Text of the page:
Erm I’m hoping your righteous indignation is misplaced in this instance David. This ‘college’ will be providing a socially useful service, that of parting wealthy people from substantial amounts of that wealth for the service of ‘educating’ their dim offspring and all without usurping a place at a proper university. So meritorious but penurious normal folk get a slightly but perceptibly better chance of achieving a good education at a proper seat of learning, wealthy people have to pay substantially more for babysitting services for a number of years (you know, those awkward years between paying through the nose for private education and having the sprog cock-up some parts of your company when they join the Firm) and the wealthy get stiffed for lots of dosh in the meanwhile. Looks like a winner all round to me. Bravo A.C.!

mariawolters said...

I know I'm repeating myself, but I do not see ANY provision for teaching foreign languages and cultures. This is an atrocious omission. Not only is the study of other languages, cultures, and societies a key area of the humanities. Intercultural competence is also needed to deal with the international, multicultural, globally connected world we live in. A College of the Humanities that teaches neither languages nor area studies nor the Classics, preferring to teach economics instead, just beggars belief.

On the continent, an expensive new school that does not include modules on intercultural communication and that does not have established exchange programmes with other universities would be sneered at. Here, in Britain, it's perfectly OK to be insular.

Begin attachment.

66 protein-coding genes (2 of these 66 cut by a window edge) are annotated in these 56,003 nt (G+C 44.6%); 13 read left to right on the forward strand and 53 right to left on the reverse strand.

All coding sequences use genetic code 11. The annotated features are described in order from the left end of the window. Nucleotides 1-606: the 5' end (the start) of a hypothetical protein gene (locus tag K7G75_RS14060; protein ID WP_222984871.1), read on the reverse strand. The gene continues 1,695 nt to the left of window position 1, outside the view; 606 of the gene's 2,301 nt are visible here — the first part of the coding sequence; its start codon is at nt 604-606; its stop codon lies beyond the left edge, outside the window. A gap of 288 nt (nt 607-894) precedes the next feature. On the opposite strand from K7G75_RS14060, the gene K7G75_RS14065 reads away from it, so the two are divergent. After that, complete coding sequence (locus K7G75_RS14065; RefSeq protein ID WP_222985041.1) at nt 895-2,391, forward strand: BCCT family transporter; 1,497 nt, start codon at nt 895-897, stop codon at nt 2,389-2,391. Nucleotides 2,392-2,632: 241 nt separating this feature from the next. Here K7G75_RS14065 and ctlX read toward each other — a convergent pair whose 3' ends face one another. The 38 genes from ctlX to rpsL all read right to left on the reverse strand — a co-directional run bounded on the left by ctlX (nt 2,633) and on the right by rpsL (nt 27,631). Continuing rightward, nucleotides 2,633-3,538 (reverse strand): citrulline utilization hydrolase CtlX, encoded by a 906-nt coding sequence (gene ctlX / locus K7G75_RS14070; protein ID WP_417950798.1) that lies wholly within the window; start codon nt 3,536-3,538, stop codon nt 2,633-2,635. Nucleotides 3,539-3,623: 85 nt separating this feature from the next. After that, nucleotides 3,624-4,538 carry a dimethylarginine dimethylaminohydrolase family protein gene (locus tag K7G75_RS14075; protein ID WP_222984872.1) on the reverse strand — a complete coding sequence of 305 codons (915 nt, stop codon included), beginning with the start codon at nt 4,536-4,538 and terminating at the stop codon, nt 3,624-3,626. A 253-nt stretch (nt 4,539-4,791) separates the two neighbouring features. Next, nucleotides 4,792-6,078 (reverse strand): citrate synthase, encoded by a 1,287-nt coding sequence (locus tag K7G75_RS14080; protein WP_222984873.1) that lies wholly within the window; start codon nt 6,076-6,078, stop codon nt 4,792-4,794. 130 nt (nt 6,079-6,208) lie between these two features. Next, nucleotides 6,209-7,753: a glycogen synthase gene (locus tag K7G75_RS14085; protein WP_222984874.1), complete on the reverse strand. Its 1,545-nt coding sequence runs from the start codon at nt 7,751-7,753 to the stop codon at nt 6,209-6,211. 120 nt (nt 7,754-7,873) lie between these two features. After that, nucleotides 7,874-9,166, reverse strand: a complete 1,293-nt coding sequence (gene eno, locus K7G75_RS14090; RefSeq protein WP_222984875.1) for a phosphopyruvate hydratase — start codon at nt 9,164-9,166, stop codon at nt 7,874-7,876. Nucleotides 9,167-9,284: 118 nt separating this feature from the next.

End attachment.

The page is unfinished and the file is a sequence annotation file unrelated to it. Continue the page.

Oh wait, there's an international sales module in the Economics degree. I take it all back. Not.

AllanW said...

That should of course have read ‘ .. and the sprogs get the education they deserve.’ My apologies for the break in transmission. Normal service will be resumed presently.

Montrose77 said...

The way I figure, they are a private organisation - with private investors - who saw an opportunity. If it fails, then so be it, it's their loss.

Unlike state-funded alternatives, no one is being forced to either attend or fund it. If you don't like it, don't use it.

Why the fuss?

tucola said...

The possibility of Dawkins and Dworkin at the same institution made me think "there must be a limerick in this somewhere", so I've had a go:

"There once was a fellow called Grayling,
Who thought universities were failing,
So he after talkin'
With Dawkins and Dworkin,
Began pricey diploma retailing".

Juxtabook said...

I've reviewed the advertised English literature course on my blog. I have very mixed feelings about it.

Nicholas said...

This is a strange beast - a commercial "for profit" US-style "liberal arts college". Its relationship with the University of London isn't clear - my guess is that students will be reading for London external degrees. It's located in Bedford Sq - so could it be sharing premises with the AA or Sotheby's art school? It's clearly commercial and for profit, as Cavendish have undertaken a share placing (see today's financial press). The fact that "arty" types will have to study some science and crtitical thinking is good. But how an institution can hold itself out as specialising in the humanities when it has no capacity to engage in "foreign" languages or culture or ancient civilisation? How can it teach economics when it has no engagement with other social studies (bar law) or mathematics? How can it claim to provide an "Oxbridge" education if it is not research-led? Buckingham was founded as an "independent" university for similar reasons many years ago. It is an irrelevance (save for some wealthy overseas students) NCHUM will go the same way ...

Ben Murphy said...

As to whether the New College of the Humanities will succeed, time will tell. As to whether or not its success is something to be longed for or feared, empirical date will never suffice.